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The Sarahs tell it like it is, sharing the salty + sweet, big city + small town, ups + downs, the pretty + not so much of modern motherhood. 


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Revealing Play

The best moments in parenting often arrive when I do nothing. I don’t talk. I don’t assist. I don’t offer help. I simply sit back, relax, and let time and space envelope us. When I do this, the magic happens. My son retreats into his fantastical toddler world, his focus narrows, and he becomes engrossed in play—the true sense of it—for hours. And I get to be the lucky observer.

As parents, we spend so much time with our children that we (think) we know everything about them. We indeed know their tired, cranky, and over-stimulated cues. We know their language and that “keer-e-al” means “cereal.” We know they can’t live without their favorite tow truck shirt, that ice cream sandwiches cannot safely be stored in the bottom freezer, and that fresh air always solves all bad moods. We always know when they need hugs the most. But despite this heightened awareness, do we really know their inner thoughts, what makes them tick?

When I have the opportunity to, in many ways, let time stand still and capture a glimpse of my son in his worldof unstructured, self-directed play I’m given my answer.

He is methodical in his thought processes.

He speaks out loud to animate his toys and create his own worlds.

He goes through a few highs and lows as he coaches, corrects, and pushes himself through fitting blocks, gears, and cranks together to make a working, moving masterpiece of parts.

He has the ability to persevere despite frustration.

He is an explorer, tinkerer, and experimenter.

He is comfortable with deliberate messes, yet hates unintentional ones.

He is conceptually attuned at making abstract connections.

He is a problem-solver.

He is an engineer.

He is a creator.

He is skilled like his Papa.

He is more competent than I ever knew two year olds could be.

He is his own bright light, not just my son/sun.

~ The Other Sarah


Griffin's Play-Doh Factory

Griffin turned three last week. When I asked him a few months back what kind of birthday party he wanted, I gave him three theme choices based on his favorite things. Play-Doh. Art. Dinosaurs.

He didn't even hesitate. He wanted a Play-Doh party.

Inspired by the us in russ, I decided to go with a Play-doh Factory theme. A couple weeks back all the invitees received tubs of Play-Doh informing them the Factory was hiring. (Cutest RSVP response goes to Abigail's mom who sent me an email informing me of Abigail's Play-Doh qualifications!)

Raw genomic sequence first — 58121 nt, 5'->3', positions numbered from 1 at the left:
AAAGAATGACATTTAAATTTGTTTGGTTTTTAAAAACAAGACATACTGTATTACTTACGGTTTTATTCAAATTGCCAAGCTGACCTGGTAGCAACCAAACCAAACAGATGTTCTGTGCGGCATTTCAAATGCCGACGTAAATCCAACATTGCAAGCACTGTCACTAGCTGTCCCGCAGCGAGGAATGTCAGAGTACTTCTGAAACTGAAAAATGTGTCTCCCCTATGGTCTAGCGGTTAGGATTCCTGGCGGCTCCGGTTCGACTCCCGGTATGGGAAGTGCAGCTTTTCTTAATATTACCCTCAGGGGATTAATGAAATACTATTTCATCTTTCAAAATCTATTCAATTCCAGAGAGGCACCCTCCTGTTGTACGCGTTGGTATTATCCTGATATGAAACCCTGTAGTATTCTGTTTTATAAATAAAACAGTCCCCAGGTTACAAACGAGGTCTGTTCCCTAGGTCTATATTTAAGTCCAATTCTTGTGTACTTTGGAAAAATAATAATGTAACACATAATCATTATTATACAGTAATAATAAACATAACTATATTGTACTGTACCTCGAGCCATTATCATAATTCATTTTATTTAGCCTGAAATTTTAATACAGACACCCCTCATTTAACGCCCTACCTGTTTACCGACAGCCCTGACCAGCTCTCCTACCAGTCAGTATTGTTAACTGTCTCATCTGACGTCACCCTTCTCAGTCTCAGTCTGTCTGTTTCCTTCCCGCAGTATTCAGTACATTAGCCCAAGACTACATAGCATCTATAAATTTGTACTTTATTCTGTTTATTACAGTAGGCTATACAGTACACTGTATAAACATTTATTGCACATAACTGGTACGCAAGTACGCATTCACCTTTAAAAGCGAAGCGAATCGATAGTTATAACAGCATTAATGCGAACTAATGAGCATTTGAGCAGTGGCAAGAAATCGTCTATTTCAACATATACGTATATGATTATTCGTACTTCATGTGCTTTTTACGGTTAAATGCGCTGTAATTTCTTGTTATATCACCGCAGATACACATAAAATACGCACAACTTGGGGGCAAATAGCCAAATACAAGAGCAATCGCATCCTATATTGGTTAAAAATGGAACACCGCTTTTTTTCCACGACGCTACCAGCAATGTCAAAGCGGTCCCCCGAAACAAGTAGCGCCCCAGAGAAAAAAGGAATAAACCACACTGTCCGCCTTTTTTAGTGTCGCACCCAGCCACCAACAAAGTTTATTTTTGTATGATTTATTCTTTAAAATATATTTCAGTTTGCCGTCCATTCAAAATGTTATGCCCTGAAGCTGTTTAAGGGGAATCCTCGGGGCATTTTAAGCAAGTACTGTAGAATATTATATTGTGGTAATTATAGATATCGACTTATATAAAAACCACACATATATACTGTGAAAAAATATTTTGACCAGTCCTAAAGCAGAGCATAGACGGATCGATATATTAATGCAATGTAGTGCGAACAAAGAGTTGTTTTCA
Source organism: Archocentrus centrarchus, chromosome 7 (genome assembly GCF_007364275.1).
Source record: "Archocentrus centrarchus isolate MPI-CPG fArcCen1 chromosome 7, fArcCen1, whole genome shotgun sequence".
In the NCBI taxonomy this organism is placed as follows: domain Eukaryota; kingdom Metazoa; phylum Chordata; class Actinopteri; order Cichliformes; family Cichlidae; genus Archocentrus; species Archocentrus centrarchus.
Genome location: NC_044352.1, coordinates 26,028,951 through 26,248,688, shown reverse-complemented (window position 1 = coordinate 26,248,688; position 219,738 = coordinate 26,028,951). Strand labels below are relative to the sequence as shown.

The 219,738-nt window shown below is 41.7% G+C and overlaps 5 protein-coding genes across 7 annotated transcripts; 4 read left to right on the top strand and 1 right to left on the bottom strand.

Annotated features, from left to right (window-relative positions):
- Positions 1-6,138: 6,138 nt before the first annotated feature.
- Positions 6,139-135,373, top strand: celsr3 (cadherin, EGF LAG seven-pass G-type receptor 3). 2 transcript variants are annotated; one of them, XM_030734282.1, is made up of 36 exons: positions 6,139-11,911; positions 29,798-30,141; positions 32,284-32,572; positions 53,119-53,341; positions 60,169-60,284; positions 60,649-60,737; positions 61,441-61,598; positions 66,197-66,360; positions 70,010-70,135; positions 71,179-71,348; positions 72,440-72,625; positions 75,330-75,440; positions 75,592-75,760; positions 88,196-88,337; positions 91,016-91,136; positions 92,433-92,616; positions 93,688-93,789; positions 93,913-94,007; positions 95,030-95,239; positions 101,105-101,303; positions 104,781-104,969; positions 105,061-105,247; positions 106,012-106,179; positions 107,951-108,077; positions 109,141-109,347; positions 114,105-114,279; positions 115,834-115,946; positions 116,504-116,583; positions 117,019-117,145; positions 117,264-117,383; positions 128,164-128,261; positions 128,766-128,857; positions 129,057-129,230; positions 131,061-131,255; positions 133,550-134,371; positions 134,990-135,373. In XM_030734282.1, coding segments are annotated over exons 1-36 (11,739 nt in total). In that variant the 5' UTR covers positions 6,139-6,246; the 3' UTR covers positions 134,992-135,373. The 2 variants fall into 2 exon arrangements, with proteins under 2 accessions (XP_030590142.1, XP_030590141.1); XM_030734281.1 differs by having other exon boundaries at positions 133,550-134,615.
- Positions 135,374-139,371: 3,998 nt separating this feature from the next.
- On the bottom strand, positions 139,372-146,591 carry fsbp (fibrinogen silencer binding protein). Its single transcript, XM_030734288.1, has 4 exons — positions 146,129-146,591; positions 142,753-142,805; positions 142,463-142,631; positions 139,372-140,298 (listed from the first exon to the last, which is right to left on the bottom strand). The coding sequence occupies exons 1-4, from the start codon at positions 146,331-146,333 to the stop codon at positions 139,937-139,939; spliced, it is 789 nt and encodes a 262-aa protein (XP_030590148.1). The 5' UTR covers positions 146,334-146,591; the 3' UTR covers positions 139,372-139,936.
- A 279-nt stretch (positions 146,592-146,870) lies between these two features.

On the day of the party, we welcomed the new recruits who received aprons and busboy hats. Each guest then had to stamp their "time card" and take a photo for their employee ID card. (I added their names in in Photoshop and intend to send the pics with our thank you notes.)

Then, our new factory employees made their way to the "Production Line" where they made their own magic Play-Doh with Kool-Aid. They each got to pick what color they wanted by chosing a Kool-Aid flavor. We premeasured out the dry ingredients and then had water and oil available for (parent-led) mixing. 

Next up, every one made their way to "Research and Development." Some very generous friends had loaned me a wide assortment of Play-Doh toys. I spread them out along two long tables and let them go at it. Griffin literally sat at the R&D table for an hour straight. He didn't even get up to greet his buddies when they arrived.

I turned my dessert table into the Factory itself. I decided to try cake push pops for the first time since I thought they were reminiscent of Play-Doh tubs. I had fallen in love with rainbow mini-cakes a while back and decided to make rainbow push pops instead. My stepdad made a long holder for the pops that I put in the middle of the table to look like a conveyer belt coming out of a cardboard box I covered with gears. I was SO happy with the result. 

The push pops were a huge success, as was the party itself I have to say. As everyone left, they came to "Product Packaging" and I gave them their time card, some animal-shaped cutters, little mini rolling pins, and the Play-Doh recipe. 


I think every one had a great time, especially Griffin. I will post more details on Thursday as well as some free printables in case you want to open the doors of your own Play-Doh Factory!

~ Sarah Stewart Holland


50 Shades of Gray (Hair)

Now that I’m in my 30s and (gasp!) graying, I’m starting to have empathy for the vanity-obsessed Queen of Snow White. Clearly, I wouldn’t go to crazy lengths and kill someone just to be considered the fairest of them all. There’s no point. All I have to do is drive up the street to the nearest Beverly Hills plastic surgeon or cosmetic dermatologist for a shot of the Fountain of Youth. I kid, I kid.  But—and I think you’d agree, or at least pretend you do for my sake—what a cruel trick the aging gods play when they bless curse me with the monthly acne of an adolescent along with the wiry white wisps more fitting for a villainous witch.